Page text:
Mega-marina begins artificial reef
Written by John Charles Robbins on September 1, 2015
Flagstone Property Group’s work to build the area’s first deep water marina for super-yachts includes creation of an artificial reef.
Flagstone is developing a corner of city-owned Watson Island into a multi-million dollar resort called Island Gardens.
The developer said this week it has begun installation of the Brickell Mitigation Reef Site, designed to offset impacts to hard bottom habitat and foster new marine life. Upon completion, it could be home to approximately 5.43 acres of offsite habitat.
Development at The Deep Harbour at Island Gardens includes coral, sponge and seagrass relocation.
This week, Flagstone released details of its overall environmental mitigation plan. The work thus far has included:
•Relocation of 27 hard coral colonies and 10 soft coral colonies (permit conditions required the removal and relocation of just 14 hard corals and 10 soft corals).
•Removal of 59 sponges and placing them in a relocation site (permit conditions required the relocation of just 30 specimens).
•Removal of 2,000 seagrass plugs and transporting them to a temporary holding site. When the dredging phase is completed, these plugs will be replanted in the filled dredge hole.
•Identification of additional donor locations where 8,000 additional seagrass plugs will be removed and replanted.
•Creation of an artificial reef to off-set impacts to habitat at the project site.
•Deployment of 232 reef balls on site and 2,159 reef balls at the Brickell Mitigation Reef Site. Reef balls are made of concrete and used to create artificial reefs.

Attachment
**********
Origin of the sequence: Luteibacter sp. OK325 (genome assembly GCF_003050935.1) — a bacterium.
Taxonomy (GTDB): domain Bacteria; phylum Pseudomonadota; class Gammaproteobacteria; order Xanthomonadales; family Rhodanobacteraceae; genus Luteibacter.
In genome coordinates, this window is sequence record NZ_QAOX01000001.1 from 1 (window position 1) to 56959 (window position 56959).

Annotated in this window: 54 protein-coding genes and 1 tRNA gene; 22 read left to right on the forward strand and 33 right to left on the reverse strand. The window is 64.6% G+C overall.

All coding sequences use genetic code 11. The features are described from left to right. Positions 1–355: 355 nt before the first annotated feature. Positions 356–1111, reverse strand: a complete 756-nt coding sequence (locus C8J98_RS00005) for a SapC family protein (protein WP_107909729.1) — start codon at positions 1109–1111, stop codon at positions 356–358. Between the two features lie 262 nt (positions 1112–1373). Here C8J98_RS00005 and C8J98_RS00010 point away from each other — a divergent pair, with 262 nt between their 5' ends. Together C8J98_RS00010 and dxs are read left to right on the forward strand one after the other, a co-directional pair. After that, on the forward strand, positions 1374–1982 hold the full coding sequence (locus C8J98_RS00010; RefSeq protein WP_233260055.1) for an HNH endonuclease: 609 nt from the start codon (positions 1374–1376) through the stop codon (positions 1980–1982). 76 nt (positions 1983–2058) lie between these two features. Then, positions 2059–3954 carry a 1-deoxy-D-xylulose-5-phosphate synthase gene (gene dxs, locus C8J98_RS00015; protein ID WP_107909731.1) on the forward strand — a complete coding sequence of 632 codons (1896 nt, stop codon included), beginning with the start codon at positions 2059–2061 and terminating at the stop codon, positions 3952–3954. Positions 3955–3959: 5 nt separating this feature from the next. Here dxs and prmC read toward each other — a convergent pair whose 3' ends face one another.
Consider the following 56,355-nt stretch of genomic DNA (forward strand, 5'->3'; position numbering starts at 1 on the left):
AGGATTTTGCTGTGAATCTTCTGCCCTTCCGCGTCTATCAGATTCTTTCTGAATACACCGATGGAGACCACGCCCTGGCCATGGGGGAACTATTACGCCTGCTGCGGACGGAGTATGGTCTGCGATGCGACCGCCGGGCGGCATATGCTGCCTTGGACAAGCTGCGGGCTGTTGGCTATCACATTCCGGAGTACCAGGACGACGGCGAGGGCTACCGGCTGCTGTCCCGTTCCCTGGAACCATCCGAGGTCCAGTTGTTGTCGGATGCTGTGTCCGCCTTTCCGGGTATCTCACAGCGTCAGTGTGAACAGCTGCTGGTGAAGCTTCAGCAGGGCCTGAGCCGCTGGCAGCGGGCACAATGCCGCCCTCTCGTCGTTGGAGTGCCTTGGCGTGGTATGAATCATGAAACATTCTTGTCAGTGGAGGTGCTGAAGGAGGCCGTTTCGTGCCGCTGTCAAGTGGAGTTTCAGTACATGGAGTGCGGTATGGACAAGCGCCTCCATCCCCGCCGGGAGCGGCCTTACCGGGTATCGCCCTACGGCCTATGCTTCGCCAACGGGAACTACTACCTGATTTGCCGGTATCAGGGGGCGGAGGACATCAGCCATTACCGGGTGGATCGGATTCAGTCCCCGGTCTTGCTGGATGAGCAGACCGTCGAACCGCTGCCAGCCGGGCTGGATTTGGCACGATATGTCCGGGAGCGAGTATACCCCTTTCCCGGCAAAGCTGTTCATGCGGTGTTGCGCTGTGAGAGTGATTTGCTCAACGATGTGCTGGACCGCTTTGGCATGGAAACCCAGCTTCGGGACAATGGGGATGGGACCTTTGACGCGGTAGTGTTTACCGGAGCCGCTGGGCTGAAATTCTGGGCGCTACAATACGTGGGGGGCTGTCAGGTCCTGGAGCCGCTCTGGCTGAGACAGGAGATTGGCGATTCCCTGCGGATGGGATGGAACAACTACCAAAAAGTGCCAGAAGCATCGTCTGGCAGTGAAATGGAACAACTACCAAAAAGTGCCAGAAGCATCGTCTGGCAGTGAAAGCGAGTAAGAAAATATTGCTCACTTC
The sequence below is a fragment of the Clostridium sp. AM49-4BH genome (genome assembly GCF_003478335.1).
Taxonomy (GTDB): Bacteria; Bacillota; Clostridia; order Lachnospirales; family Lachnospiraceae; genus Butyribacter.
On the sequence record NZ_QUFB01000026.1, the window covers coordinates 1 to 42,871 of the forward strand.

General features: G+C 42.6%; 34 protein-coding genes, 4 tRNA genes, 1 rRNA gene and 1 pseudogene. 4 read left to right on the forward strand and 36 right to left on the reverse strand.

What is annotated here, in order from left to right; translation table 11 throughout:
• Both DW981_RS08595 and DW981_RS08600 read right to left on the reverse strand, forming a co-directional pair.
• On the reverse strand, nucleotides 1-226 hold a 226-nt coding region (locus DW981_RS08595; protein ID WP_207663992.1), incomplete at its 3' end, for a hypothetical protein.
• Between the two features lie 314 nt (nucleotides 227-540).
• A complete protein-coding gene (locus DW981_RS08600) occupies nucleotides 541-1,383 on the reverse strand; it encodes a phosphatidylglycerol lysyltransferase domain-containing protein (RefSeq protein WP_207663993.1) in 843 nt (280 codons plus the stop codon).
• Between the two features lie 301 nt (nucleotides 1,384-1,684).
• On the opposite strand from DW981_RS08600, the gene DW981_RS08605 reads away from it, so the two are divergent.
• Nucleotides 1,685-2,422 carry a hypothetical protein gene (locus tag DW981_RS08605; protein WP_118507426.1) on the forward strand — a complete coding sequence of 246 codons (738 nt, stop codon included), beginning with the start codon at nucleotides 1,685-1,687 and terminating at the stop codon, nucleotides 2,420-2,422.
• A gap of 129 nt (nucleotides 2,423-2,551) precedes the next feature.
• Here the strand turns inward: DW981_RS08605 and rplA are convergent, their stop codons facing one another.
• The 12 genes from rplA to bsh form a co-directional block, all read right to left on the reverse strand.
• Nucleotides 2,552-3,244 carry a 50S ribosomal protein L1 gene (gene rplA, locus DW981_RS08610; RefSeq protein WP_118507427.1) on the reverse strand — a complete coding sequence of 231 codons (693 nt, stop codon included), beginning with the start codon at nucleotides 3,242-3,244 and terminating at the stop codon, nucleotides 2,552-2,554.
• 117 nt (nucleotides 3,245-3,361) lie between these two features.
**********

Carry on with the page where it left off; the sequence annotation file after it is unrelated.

The company said mitigation endeavors will continue for 5 years following completion of marina construction to ensure all mitigation goals have been fulfilled.
Flagstone says it has invested more than $10 million in mitigation work for the marina so far.
While the new seawall/bulkhead has been completed, dredging near the property continues in anticipation of decking and pier work.
When the marina is finished it will be able to accommodate up to 50 mega- or super-yachts, up to lengths of about 550 feet, the developers say.
The city and county are working together to get water and sewer lines to the property.
In June, Miami city commissioners approved an agreement with Miami-Dade County to bring public water and sewer service to 1050 MacArthur Causeway for Flagstone.
The June 25 resolution says Flagstone Island Gardens LLC currently has leases on the property and has requested the city and the county to enter into a tri-party agreement in order for the necessary water and sanitary sewer services to be provided to the development.
The county is the sole provider of water and sanitary sewer services in Miami-Dade and has agreed to provide the services for the mixed-use project.
The city owns the 6.5-acre site. Voters approved leasing the land to Flagstone for the development back in 2001.
Numerous delays, including the economic downturn and port tunnel dredging, held back Flagler’s plans for years. Marine mitigation began at the site in May 2014, which represented a formal commencement of work on the project, city officials confirmed.
Island Gardens is to include dual hotels, fractional residential units, high-end retail stores and the deep water marina.